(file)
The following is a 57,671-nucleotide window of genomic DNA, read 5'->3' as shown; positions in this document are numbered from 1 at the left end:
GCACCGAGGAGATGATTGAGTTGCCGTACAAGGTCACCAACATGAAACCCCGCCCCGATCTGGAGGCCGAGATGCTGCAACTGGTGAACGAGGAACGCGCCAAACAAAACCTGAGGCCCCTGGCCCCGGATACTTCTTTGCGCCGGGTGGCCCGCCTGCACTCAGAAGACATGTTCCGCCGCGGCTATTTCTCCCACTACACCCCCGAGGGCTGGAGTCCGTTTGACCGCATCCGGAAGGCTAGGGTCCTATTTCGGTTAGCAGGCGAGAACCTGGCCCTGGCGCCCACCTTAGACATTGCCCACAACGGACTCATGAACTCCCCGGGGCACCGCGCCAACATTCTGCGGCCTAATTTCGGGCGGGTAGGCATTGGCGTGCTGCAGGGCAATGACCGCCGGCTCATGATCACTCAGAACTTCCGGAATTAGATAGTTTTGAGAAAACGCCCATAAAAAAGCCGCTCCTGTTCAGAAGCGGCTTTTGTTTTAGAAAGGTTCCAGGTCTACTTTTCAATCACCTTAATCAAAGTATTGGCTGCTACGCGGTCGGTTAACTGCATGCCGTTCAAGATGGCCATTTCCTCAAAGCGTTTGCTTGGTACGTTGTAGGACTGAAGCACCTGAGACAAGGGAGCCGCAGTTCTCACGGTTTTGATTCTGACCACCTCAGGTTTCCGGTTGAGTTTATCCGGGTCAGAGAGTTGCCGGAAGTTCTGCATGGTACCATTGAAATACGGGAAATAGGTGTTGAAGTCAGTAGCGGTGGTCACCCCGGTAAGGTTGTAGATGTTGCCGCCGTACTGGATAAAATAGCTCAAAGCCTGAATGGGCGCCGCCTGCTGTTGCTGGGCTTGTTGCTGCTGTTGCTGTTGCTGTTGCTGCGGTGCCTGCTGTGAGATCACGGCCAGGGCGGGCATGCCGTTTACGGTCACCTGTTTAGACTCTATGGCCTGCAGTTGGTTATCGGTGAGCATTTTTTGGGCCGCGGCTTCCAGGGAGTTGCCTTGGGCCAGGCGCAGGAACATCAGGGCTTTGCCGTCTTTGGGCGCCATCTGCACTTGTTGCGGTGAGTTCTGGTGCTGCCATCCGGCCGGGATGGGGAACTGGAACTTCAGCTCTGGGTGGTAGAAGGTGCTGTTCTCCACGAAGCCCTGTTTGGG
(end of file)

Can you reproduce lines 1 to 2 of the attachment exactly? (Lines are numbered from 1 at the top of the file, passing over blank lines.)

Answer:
The following is a 57,671-nucleotide window of genomic DNA, read 5'->3' as shown; positions in this document are numbered from 1 at the left end:
GCACCGAGGAGATGATTGAGTTGCCGTACAAGGTCACCAACATGAAACCCCGCCCCGATCTGGAGGCCGAGATGCTGCAACTGGTGAACGAGGAACGCGCCAAACAAAACCTGAGGCCCCTGGCCCCGGATACTTCTTTGCGCCGGGTGGCCCGCCTGCACTCAGAAGACATGTTCCGCCGCGGCTATTTCTCCCACTACACCCCCGAGGGCTGGAGTCCGTTTGACCGCATCCGGAAGGCTAGGGTCCTATTTCGGTTAGCAGGCGAGAACCTGGCCCTGGCGCCCACCTTAGACATTGCCCACAACGGACTCATGAACTCCCCGGGGCACCGCGCCAACATTCTGCGGCCTAATTTCGGGCGGGTAGGCATTGGCGTGCTGCAGGGCAATGACCGCCGGCTCATGATCACTCAGAACTTCCGGAATTAGATAGTTTTGAGAAAACGCCCATAAAAAAGCCGCTCCTGTTCAGAAGCGGCTTTTGTTTTAGAAAGGTTCCAGGTCTACTTTTCAATCACCTTAATCAAAGTATTGGCTGCTACGCGGTCGGTTAACTGCATGCCGTTCAAGATGGCCATTTCCTCAAAGCGTTTGCTTGGTACGTTGTAGGACTGAAGCACCTGAGACAAGGGAGCCGCAGTTCTCACGGTTTTGATTCTGACCACCTCAGGTTTCCGGTTGAGTTTATCCGGGTCAGAGAGTTGCCGGAAGTTCTGCATGGTACCATTGAAATACGGGAAATAGGTGTTGAAGTCAGTAGCGGTGGTCACCCCGGTAAGGTTGTAGATGTTGCCGCCGTACTGGATAAAATAGCTCAAAGCCTGAATGGGCGCCGCCTGCTGTTGCTGGGCTTGTTGCTGCTGTTGCTGTTGCTGTTGCTGCGGTGCCTGCTGTGAGATCACGGCCAGGGCGGGCATGCCGTTTACGGTCACCTGTTTAGACTCTATGGCCTGCAGTTGGTTATCGGTGAGCATTTTTTGGGCCGCGGCTTCCAGGGAGTTGCCTTGGGCCAGGCGCAGGAACATCAGGGCTTTGCCGTCTTTGGGCGCCATCTGCACTTGTTGCGGTGAGTTCTGGTGCTGCCATCCGGCCGGGATGGGGAACTGGAACTTCAGCTCTGGGTGGTAGAAGGTGCTGTTCTCCACGAAGCCCTGTTTGGG